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Tag: La Vuelta a España
He’s a versatile man that Michael Mørkøv; world champion on the track, Grand Tour stage winner, Cobbled Classics breakaway specialist, Six Day vedette, Danish Elite Road Race Champion, Classic podium finisher – and now arguably the best lead-out man in the business; right hand man to the man with the most successes this year, QuickStep’s rapid Italian Elite Road Race Champion, Elia Viviani, with 17 winner’s bouquets in 2018.
VeloVeritas mentor and soothsayer, Viktor maintains that if it's a 'road race' then it should be just that - a public highway, not a concrete track to nowhere. And the Bola Del Mundo certainly goes nowhere, there's nothing to do at the top but come back down again. But when you're up there, the sun is out, the fans are going crazy and you could reach out and touch Alberto as he grimaces past, you can't help but get bound up in the sheer wonderful madness of it all...
This Saturday, 13th of January, Unipublic revealed the Vuelta a Espana 2018 route that will take place between the 25th of August and the 16th of September. The Spanish tour will depart from the Pompidou Centre in Malaga, in another clear example of the organisation’s aim to combine sports, culture and innovative departures.
VeloVeritas's soothsayer Viktor would say; 'It's just a big hill!' But if you've ever been up at the Lagos de Covadonga then you'll know there's much more to it than that. High on the bleak moor which is skirted by the parcours, back in the year 722 AD the Asturian King, Pelagius defeated the hitherto invulnerable Moors (Arabs we'd call them now) who ruled Spain at that time at the Battle of Covadonga. We watched Carlos Barredo follow in the footsteps of Robert Millar on a day of low cloud, rain and cold.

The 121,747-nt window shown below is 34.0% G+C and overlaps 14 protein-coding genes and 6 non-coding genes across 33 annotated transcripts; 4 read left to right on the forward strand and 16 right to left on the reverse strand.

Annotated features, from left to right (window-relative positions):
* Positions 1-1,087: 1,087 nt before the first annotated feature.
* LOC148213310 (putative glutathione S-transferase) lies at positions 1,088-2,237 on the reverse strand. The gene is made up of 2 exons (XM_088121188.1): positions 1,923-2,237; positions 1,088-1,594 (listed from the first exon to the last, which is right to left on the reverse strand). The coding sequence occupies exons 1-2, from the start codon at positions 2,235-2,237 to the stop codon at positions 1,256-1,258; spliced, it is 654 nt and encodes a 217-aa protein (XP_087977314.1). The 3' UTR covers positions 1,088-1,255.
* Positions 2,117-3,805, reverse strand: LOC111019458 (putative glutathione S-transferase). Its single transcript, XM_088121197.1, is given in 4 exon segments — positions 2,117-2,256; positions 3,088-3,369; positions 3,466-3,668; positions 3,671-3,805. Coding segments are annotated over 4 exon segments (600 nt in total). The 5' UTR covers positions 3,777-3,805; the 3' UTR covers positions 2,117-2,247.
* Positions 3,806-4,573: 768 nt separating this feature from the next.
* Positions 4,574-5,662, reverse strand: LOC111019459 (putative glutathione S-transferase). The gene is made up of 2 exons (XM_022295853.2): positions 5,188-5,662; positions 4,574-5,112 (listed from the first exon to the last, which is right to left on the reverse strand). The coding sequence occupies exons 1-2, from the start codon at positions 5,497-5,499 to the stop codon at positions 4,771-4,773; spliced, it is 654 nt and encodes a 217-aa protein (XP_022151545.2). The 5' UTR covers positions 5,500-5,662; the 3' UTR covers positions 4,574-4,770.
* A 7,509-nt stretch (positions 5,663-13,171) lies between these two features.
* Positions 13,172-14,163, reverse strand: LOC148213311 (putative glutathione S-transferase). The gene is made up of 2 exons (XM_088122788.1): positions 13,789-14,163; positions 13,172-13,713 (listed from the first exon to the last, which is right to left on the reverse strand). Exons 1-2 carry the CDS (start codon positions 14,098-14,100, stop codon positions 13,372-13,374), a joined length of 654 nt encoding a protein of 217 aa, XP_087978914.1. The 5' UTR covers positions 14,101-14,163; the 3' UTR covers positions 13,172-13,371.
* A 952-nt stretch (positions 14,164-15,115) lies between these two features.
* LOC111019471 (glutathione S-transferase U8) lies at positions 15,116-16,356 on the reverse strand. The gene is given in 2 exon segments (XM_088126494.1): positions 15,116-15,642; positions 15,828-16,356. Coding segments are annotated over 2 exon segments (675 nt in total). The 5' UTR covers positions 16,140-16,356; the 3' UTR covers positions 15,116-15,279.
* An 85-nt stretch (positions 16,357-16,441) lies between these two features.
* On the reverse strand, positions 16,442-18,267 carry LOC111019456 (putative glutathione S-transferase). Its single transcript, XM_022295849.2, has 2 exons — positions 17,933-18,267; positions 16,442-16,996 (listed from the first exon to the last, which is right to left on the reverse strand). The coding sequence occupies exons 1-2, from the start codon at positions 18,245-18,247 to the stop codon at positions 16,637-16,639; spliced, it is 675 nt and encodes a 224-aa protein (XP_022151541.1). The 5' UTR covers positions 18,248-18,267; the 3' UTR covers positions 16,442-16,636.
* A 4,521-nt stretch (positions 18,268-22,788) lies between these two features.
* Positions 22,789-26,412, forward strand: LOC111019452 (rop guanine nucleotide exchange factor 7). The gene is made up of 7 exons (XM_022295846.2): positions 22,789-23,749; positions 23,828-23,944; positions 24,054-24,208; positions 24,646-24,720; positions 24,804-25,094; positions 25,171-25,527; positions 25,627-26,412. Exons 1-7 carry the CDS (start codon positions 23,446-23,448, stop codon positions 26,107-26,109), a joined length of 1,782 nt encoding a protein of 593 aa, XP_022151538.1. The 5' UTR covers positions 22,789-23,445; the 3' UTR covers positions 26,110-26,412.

Movistar top and tail la Vuelta as Italian Time Trial Champion, Adriano Malori has the weather gods on his side and rides in the dry whilst the GC boys look like they’re pedalling on ice around the technical circuit in beautiful and historic Santiago de Compostella. The last time I stayed in Santiago weeds were sprouting from the cathedral’s lovely facade, so that scaffold was no surprise – a face lift was long overdue.
Samuel Sanchez summed it up best in the BMC press release for Stage 20 to Ancares; "To understand how was hard it was, you only have to look at the riders' faces." That was certainly true of Chris Froome, his face ashen, skin tight on his skull, eyes popping, gasping for air like a dying fish.
VeloVeritas cycling sage, Vik hates those narrow bars Adam Hansen uses - they're to make him more aero and save those precious watts - but they certainly didn't do him any harm, today in Cangas de Morrazo. Not just a win; he's saved Lotto's Vuelta - it goes from 'Ligthart and Hansen enlivening the breakaways' to 'stage winning' and that's about a million miles. By good fortune we had a chat with the man just before this Vuelta kicked off...